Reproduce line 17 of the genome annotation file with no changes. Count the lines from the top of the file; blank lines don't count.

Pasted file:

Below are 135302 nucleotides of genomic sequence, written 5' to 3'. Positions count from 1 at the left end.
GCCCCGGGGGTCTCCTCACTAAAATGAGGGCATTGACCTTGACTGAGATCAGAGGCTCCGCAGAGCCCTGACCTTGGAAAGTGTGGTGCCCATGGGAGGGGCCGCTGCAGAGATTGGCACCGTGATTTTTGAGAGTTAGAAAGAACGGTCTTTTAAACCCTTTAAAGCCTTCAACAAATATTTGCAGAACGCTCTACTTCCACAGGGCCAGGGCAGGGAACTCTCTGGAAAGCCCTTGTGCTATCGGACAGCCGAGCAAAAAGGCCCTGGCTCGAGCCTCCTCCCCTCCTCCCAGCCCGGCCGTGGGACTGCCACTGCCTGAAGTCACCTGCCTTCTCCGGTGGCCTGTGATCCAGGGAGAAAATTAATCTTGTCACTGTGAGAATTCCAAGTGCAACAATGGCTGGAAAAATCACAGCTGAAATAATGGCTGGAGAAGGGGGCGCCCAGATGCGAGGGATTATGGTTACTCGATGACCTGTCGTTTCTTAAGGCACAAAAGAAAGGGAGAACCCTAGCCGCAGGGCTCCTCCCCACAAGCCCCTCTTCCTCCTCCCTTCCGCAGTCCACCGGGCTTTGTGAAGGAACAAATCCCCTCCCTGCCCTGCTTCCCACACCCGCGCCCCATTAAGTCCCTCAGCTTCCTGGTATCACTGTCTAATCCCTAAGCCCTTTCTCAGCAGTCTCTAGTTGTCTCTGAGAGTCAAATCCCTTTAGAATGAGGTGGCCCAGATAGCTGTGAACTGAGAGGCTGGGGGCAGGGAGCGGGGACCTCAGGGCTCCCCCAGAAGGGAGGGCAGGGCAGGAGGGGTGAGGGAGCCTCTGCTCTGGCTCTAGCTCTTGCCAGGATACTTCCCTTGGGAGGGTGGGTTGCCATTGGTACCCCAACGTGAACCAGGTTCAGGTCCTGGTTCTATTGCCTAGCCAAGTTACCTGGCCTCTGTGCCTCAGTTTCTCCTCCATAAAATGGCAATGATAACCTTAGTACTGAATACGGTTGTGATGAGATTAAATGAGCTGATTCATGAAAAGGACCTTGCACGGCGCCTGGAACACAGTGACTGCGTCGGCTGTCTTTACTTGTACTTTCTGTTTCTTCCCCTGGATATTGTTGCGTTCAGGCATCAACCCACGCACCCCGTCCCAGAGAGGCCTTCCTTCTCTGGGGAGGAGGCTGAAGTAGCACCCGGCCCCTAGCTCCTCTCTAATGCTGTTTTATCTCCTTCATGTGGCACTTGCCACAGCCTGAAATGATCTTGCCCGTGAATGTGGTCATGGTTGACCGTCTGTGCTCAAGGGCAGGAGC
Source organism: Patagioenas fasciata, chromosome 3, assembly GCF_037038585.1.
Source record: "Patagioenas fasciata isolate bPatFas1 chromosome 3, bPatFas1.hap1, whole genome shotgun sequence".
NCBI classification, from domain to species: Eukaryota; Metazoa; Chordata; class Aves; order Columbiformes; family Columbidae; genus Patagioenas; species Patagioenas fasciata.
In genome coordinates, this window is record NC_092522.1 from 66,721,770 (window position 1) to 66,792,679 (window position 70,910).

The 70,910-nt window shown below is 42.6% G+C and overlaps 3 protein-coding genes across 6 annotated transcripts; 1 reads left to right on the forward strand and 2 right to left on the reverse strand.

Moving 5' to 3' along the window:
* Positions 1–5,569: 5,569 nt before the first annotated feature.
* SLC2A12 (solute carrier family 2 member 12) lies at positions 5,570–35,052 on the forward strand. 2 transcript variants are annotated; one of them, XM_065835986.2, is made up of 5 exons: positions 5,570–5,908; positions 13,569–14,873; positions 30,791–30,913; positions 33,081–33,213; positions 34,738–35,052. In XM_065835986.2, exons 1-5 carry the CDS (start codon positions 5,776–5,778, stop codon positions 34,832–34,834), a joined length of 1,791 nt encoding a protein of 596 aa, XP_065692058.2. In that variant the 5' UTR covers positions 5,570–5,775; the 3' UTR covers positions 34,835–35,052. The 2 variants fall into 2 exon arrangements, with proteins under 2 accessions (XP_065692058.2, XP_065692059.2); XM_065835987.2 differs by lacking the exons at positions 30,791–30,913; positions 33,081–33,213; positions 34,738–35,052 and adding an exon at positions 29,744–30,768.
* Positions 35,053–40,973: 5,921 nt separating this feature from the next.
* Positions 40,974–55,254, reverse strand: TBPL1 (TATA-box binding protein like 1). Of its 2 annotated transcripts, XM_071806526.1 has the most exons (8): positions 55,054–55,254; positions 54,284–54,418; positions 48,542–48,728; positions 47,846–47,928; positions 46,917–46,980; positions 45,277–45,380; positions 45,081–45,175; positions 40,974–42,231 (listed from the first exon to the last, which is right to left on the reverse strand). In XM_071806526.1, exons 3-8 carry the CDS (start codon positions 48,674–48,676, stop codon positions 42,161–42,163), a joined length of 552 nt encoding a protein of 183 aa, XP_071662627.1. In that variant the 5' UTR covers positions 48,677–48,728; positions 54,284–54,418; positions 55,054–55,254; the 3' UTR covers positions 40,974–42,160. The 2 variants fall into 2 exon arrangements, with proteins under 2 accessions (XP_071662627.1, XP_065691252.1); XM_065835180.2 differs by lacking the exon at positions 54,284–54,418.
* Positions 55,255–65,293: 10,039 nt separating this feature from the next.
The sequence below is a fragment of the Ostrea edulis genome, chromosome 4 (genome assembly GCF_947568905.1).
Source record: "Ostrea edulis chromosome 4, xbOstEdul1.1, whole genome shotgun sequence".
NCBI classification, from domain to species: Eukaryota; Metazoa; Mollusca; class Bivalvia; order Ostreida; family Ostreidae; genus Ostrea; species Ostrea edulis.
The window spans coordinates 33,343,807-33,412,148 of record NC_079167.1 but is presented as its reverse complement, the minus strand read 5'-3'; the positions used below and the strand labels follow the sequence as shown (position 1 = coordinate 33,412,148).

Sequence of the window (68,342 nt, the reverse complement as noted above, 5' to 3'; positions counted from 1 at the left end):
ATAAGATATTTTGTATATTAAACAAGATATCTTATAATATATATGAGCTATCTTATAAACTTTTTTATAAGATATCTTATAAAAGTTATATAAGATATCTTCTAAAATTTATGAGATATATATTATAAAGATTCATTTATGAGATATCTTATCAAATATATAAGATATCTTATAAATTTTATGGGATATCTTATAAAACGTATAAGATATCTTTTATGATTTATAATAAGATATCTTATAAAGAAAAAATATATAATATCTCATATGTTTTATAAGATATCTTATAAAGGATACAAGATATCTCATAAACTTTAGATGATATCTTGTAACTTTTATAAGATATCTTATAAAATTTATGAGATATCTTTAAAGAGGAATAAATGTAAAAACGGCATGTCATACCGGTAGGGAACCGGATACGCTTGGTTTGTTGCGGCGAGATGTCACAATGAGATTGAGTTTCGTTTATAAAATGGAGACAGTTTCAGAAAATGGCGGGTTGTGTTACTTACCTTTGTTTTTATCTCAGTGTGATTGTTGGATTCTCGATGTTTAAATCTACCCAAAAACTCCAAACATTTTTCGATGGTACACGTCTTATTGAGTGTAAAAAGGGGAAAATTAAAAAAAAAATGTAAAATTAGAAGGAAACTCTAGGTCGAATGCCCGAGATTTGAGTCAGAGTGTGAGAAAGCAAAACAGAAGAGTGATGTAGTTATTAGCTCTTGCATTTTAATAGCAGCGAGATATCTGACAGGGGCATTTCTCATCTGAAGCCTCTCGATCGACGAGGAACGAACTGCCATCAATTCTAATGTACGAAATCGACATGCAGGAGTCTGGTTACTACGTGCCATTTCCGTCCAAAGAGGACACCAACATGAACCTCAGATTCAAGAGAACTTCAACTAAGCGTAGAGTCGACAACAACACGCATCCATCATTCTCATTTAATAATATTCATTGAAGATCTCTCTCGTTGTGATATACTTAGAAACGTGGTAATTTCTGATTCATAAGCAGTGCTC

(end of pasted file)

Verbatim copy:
The window spans coordinates 33,343,807-33,412,148 of record NC_079167.1 but is presented as its reverse complement, the minus strand read 5'-3'; the positions used below and the strand labels follow the sequence as shown (position 1 = coordinate 33,412,148).